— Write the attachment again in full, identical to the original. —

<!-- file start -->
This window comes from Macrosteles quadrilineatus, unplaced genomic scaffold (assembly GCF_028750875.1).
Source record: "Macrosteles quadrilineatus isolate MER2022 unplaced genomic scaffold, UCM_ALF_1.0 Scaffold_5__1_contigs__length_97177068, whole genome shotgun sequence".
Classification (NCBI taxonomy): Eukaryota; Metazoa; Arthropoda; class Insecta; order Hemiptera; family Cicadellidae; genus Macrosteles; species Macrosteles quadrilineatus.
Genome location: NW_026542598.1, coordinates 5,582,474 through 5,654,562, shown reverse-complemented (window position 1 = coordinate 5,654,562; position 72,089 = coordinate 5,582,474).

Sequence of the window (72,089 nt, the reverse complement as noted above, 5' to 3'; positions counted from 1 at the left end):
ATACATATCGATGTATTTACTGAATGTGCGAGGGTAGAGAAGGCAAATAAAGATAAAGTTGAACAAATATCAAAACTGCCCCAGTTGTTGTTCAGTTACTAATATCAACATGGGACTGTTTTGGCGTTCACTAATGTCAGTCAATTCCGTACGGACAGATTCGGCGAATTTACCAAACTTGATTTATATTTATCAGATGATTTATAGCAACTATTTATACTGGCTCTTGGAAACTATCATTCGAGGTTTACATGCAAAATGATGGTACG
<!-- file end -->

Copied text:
This window comes from Macrosteles quadrilineatus, unplaced genomic scaffold (assembly GCF_028750875.1).
Source record: "Macrosteles quadrilineatus isolate MER2022 unplaced genomic scaffold, UCM_ALF_1.0 Scaffold_5__1_contigs__length_97177068, whole genome shotgun sequence".
Classification (NCBI taxonomy): Eukaryota; Metazoa; Arthropoda; class Insecta; order Hemiptera; family Cicadellidae; genus Macrosteles; species Macrosteles quadrilineatus.
Genome location: NW_026542598.1, coordinates 5,582,474 through 5,654,562, shown reverse-complemented (window position 1 = coordinate 5,654,562; position 72,089 = coordinate 5,582,474).

Sequence of the window (72,089 nt, the reverse complement as noted above, 5' to 3'; positions counted from 1 at the left end):
ATACATATCGATGTATTTACTGAATGTGCGAGGGTAGAGAAGGCAAATAAAGATAAAGTTGAACAAATATCAAAACTGCCCCAGTTGTTGTTCAGTTACTAATATCAACATGGGACTGTTTTGGCGTTCACTAATGTCAGTCAATTCCGTACGGACAGATTCGGCGAATTTACCAAACTTGATTTATATTTATCAGATGATTTATAGCAACTATTTATACTGGCTCTTGGAAACTATCATTCGAGGTTTACATGCAAAATGATGGTACG